Perhaps uniquely, foundations, especially regional foundations, can convene grassroots organizers, elected officials, educators, administrators, and community members to spotlight educational disparities in their states and communities. They can support the research needed to persuade state legislatures to equalize funding across districts. And they can act to buttress the public resolve needed to end discriminatory practices in schools, in the criminal justice system, and in our tax code.

It is time for a supports-centered reform agenda focused on providing every student with equal access to the resources they need to succeed, including high-quality extended learning time, early education, and challenging personalized educational plans for every child that is performing a year or more below grade level. We also must do more to recruit and retain effective teachers, particularly in high-need classrooms; implement college and career preparatory curricula in underresourced schools; and end "push out" tactics such as the routine and discriminatory use of out-of-school suspensions, as well as the practice of "locking out" black students from selective high schools and gifted and talented and Advanced Placement programs.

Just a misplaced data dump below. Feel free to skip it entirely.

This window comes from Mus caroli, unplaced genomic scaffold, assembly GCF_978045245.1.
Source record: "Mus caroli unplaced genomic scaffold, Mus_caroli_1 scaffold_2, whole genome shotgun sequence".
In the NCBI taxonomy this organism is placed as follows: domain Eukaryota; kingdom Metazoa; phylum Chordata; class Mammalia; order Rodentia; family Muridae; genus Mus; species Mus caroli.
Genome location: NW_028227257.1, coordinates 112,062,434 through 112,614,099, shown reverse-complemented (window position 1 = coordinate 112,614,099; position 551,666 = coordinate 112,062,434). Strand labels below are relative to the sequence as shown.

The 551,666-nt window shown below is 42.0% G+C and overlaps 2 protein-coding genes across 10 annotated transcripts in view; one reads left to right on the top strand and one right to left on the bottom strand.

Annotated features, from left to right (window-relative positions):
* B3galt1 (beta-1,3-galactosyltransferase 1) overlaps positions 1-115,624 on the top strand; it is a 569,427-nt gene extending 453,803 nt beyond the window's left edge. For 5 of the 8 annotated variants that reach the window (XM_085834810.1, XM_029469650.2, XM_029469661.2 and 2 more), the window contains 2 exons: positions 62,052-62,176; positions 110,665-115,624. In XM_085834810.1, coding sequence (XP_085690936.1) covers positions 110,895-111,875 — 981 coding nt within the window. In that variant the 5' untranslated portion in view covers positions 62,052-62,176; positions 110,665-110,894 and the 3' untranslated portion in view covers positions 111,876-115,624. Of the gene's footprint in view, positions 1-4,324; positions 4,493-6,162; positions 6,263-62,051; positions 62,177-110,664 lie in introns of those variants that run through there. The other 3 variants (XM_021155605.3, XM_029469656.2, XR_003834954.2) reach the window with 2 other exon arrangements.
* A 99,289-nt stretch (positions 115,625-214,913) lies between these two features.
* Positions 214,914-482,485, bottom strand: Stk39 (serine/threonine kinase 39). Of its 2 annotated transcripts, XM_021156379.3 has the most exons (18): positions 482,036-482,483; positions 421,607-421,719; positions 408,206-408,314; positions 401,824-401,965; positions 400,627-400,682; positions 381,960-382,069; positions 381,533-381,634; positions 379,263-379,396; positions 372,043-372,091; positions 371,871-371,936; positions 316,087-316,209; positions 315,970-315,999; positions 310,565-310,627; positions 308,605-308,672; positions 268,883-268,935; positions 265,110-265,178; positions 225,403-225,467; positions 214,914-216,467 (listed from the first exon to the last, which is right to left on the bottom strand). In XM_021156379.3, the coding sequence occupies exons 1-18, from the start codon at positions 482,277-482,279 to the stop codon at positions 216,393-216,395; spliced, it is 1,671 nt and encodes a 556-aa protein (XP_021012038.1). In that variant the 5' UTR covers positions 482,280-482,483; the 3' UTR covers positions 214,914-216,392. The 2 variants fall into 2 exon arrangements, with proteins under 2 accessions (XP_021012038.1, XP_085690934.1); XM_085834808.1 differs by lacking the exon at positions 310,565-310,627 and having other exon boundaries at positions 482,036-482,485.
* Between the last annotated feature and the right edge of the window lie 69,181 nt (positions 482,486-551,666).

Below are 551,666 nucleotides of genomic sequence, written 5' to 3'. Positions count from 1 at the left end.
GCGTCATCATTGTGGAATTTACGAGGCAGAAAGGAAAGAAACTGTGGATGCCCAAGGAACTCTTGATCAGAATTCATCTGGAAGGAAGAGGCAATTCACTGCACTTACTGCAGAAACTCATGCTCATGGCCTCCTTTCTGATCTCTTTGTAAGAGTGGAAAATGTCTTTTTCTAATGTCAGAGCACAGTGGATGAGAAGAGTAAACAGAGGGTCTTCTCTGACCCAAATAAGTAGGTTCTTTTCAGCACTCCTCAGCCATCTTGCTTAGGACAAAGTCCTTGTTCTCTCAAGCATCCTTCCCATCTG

The Urgency of Now calls for the adoption of "game-changer" narratives and policy proposals. Setting standards and supporting existing programs are not game-changers. For our children and nation to win the education race, all students must be able to compete on a level playing field, with access to the resources and student-centered learning approaches they need to succeed, regardless of their starting point. Philanthropy can and must do more to make that a reality. And its commitment to the issue must be sustained. As Shawn Dove, director of the Open Society Foundation's Campaign for Black Male Achievement says, "Philanthropy can't seek to solve generational problems within one grant cycle." Foundations must provide unrestricted grants that enable the organizational capacity building needed to sustain advocacy work until the problem is fixed. And we need more systems-focused work -- work like the Annie E. Casey Foundation's Grade Level Reading Campaign, the Ford Foundation's Time to Succeed Coalition, and the Lumina Foundation's Goal 2025 Campaign.

We all know that the way out of poverty runs through the schoolhouse door, but today for too many black students those doors only serve as a barrier. Here at the Schott Foundation, it is our hope that philanthropy, the media, policy makers, and advocates will not only take notice of the alarming data in The Urgency of Now, but will seek to integrate the proposals offered in the report to provide every student with the critical resources they need to succeed in school and in life. Before it's too late.

-- John Jackson